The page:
She said the audience will enjoy following the storyline and seeing how everything turns out. “The singers are very talented,” she added. “And they’ll especially love the dancing because Hannah Black is an amazing choreographer.”

Senior Kelly Ward is the stage manager and set designer. Scenes take place in a speakeasy, a jail and the Hotel Priscilla. “We installed four, track walls that are movable and can be rotated,” said Ward. “It enables us to have a variety of different backgrounds for the various scenes. And at one point, three of them are used at once. Two show the sides of buildings on a city street, and the one between them is ostensibly a movie poster of a man’s torso. But when the actors push on his tie and tie clip, the whole wall opens and lets them into the secret entrance of the speakeasy.”

THERE’S ALSO A HALLWAY UNIT that does double duty. One side has three doors that open to the hotel rooms. But on the other side of it is the jail, also with working doors, and Ward is pleased with how this turned out, too.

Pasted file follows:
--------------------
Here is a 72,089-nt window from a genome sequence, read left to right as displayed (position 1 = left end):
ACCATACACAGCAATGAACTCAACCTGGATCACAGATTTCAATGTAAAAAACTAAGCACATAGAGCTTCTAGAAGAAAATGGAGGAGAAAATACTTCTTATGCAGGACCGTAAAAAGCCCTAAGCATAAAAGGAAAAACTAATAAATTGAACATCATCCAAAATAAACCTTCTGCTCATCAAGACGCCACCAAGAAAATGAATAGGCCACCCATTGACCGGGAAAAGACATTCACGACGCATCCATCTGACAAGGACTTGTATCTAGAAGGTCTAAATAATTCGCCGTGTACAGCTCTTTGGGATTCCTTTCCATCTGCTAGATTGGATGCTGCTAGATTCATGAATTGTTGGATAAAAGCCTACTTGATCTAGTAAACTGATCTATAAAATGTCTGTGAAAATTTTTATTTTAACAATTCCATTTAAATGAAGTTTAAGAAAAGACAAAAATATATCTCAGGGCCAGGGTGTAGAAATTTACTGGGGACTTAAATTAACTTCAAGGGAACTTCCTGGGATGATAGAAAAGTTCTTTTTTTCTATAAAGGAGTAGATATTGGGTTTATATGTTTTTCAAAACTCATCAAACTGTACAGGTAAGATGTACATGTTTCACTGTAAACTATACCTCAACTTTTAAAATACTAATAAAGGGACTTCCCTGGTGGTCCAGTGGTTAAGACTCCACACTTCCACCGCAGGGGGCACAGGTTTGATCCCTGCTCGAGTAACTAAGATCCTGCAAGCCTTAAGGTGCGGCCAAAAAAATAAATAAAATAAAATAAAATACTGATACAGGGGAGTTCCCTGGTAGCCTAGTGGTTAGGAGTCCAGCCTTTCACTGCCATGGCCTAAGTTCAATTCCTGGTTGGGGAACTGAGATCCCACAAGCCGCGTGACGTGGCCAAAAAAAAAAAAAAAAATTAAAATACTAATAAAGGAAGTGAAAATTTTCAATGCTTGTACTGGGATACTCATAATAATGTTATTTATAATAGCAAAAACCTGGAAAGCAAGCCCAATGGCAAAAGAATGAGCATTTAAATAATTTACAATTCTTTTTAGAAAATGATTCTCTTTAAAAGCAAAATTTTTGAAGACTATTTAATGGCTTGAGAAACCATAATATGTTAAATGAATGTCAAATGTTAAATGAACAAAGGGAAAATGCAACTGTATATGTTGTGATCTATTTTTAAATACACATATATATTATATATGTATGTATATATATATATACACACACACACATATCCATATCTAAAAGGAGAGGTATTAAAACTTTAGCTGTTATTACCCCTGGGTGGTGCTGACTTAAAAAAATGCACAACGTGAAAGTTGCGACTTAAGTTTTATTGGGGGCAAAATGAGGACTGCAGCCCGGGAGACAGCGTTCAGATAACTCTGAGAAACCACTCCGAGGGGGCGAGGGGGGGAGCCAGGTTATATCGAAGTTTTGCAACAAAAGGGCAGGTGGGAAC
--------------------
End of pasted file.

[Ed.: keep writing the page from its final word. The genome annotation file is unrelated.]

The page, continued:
As stage manager, Ward cues all the sound effects, lighting changes, projections and set changes. “We currently have over 100 set changes – which is significantly more than we’ve ever done,” she said. “We also have about 70 projection cues for the videos and pictures projected on a background during the scenes.”

For example, mugshots will be projected to look like they’re on a jail wall. And as the policeman takes someone’s photo, the audience will see and hear the camera flash and then see the mugshot projected. “All these actions involve three cues done at once – and that happens 10 times, because 10 photos are taken,” said Ward. “Being a stage manager is acting through the sound, projections, lighting and set.”

Overall, she said, “This show is impressive. Forty people rehearsed their dancing, singing and acting while sets were built, lights were focused and costumes were sewn. Yet when we bring everything together, it’s so cohesive, it seems like they were never separate.”

To Go

Show times are Friday, April 26, at 7:30 p.m.; Saturday, April 27, at 3 and 7:30 p.m.; Friday, May 3, at 7:30 p.m.; and Saturday, May 4, at 3 and 7:30 p.m. Tickets are $12, adults; $10, students and $5, senior citizens, at the door and via www.wtwdrama.org.